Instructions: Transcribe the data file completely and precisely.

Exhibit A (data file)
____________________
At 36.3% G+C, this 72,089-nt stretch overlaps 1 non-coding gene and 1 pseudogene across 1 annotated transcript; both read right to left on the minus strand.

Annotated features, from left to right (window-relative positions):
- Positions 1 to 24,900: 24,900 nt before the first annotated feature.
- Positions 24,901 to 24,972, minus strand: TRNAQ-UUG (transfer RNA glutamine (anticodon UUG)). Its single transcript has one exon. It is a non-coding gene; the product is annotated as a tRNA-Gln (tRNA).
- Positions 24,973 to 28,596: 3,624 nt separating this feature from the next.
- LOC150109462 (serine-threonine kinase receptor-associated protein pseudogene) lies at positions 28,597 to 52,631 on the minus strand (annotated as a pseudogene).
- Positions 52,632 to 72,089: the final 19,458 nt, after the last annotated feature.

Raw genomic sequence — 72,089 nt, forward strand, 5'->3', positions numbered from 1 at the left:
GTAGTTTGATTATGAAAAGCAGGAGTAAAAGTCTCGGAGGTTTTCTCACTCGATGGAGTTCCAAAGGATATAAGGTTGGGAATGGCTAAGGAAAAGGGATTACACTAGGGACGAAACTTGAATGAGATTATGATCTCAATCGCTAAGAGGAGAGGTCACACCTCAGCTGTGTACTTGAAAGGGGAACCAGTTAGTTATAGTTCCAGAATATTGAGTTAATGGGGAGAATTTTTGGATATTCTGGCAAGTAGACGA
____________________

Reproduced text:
At 36.3% G+C, this 72,089-nt stretch overlaps 1 non-coding gene and 1 pseudogene across 1 annotated transcript; both read right to left on the minus strand.

Annotated features, from left to right (window-relative positions):
- Positions 1 to 24,900: 24,900 nt before the first annotated feature.
- Positions 24,901 to 24,972, minus strand: TRNAQ-UUG (transfer RNA glutamine (anticodon UUG)). Its single transcript has one exon. It is a non-coding gene; the product is annotated as a tRNA-Gln (tRNA).
- Positions 24,973 to 28,596: 3,624 nt separating this feature from the next.
- LOC150109462 (serine-threonine kinase receptor-associated protein pseudogene) lies at positions 28,597 to 52,631 on the minus strand (annotated as a pseudogene).
- Positions 52,632 to 72,089: the final 19,458 nt, after the last annotated feature.

Raw genomic sequence — 72,089 nt, forward strand, 5'->3', positions numbered from 1 at the left:
GTAGTTTGATTATGAAAAGCAGGAGTAAAAGTCTCGGAGGTTTTCTCACTCGATGGAGTTCCAAAGGATATAAGGTTGGGAATGGCTAAGGAAAAGGGATTACACTAGGGACGAAACTTGAATGAGATTATGATCTCAATCGCTAAGAGGAGAGGTCACACCTCAGCTGTGTACTTGAAAGGGGAACCAGTTAGTTATAGTTCCAGAATATTGAGTTAATGGGGAGAATTTTTGGATATTCTGGCAAGTAGACGA